He started noticing changes years ago. Fence rows were ripped up and plowed over, trees cut down and the surrounding grasses torn up. It’s hard to survive as a farmer in an arid state like Wyoming, and many farmers used all the land they could find, said Keith Gibbs, an avid bird hunter and dog trainer in Lingle.
A saving grace for the wildlife that depended on those native grasses was the Conservation Reserve Program, a federal program that pays farmers for returning their land to a more native state.
“The CRP program was a big plus,” Gibbs said.
Not only did it return farmland to native grasses or other good cover, but it was often where the Wyoming Game and Fish Department planted pheasants and negotiated walk-in hunting areas, he said.
Conservation Reserve Program lands in Wyoming, North and South Dakota, Kansas and Montana are where Gibbs and thousands of other pheasant and upland bird hunters go every year. It’s also where millions of ducks and other birds nest and hatch their young.
But those lands are going away. The federal government doesn’t have as much money to pay farmers, and in many cases the payouts aren’t keeping up with current crop prices.
Wyoming hasn’t seen as big of a decline in reserve program lands as neighboring states, in part because it didn’t start with as many acres. But some hunters and wildlife advocates say the loss of millions of acres of land in the West affects more than each individual state.
The Conservation Reserve Program started in 1985 as a way to eliminate soil erosion and stabilize commodity prices, said Gregor Goertz, the state executive director of the Wyoming Farm Service Agency.
Crop prices had plummeted with too much supply. The government paid farmers to take land out of production. The program reduced the amount of wheat, corn and other crops on the market, bringing prices back up again, Goertz said.
It also had the benefit of giving millions of acres back to wildlife.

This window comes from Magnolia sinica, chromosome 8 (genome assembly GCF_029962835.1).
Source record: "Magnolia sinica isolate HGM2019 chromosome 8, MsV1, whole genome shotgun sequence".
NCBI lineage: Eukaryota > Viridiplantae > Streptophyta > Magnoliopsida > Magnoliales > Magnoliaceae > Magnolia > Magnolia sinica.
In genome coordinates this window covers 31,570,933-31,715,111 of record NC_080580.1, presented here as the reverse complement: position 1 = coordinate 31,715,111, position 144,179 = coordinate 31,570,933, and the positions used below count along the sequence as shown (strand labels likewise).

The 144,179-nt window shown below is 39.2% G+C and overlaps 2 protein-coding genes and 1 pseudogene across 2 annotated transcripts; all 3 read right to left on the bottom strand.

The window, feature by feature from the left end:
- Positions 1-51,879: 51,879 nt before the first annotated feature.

Program leases ran for either 10 or 15 years and farmers were given money to help replant native grasses and other types of permanent cover, Goertz said.
A range of animals from song birds to white-tailed deer started using the new habitat. Ducks Unlimited estimates about two million ducks hatch each year on Conservation Reserve Program lands, said Rick Warhurst, manager of conservation programs for Ducks Unlimited in North and South Dakota.
Critical duck habitat, including ponds and wetlands, have been restored. If that land returns to farming, the ponds and wetlands may be drained and lost once again, Warhurst said.
In September 2011, more than 31 million acres were enrolled in the program nationally.
But crop prices started rising again and at the same time, the government started to decrease the number of acres available for the program. Nationally, 1.6 million acres left the program from 2011 to 2012, Goertz said.
States like North and South Dakota and Montana were among those hit the hardest, but Wyoming also felt a decrease. The Cowboy State lost 11,000 acres in 2012, mostly in Laramie County.
Tim Anderson, a farmer in Laramie County, enrolled some of his land in the program about 20 years ago and let his leases expire in the mid-90s.
“I put pencil to it and decided dry farming was better than CRP,” he said.
He didn’t worry about a loss of bird habitat, because Wyoming, and especially southeast Wyoming, has plenty. The drought has hurt birds and other animals worse than any loss of reserve program lands, he said.
But he has also watched as other farmers in the state wanted their leases renewed and were denied because their land no longer qualified under the increasingly strict requirements.
Changes from reserve program lands back to farmland are already noticeable, especially in North and South Dakota, said Larry Roberts, migratory game bird biologist for the Wyoming Game and Fish Department.
Some of the better areas he’s visited for upland game hunting are already gone.
The result of losing conservation reserve lands is a ripple effect. Ultimately, it will be felt as a region, not just in individual states.
Ducks that nest in Montana’s wetlands are the ones hunters and wildlife watchers see move through Wyoming. If those wetlands are drained and grasslands plowed, ducks won’t be able to nest, which could mean fewer for hunters, Roberts said.
The Conservation Reserve Program is part of the five-year national farm bill. If a new bill isn’t passed, lands with current leases will continue but no new lands will be added in 2013, Goertz said.
Gibbs, the hunter from Lingle, does worry about the future of the West’s duck and upland bird populations if the program lands keep decreasing.
“It’s just a matter of time and we won’t know until it happens,” he said. “And the effects only multiply with the drought.”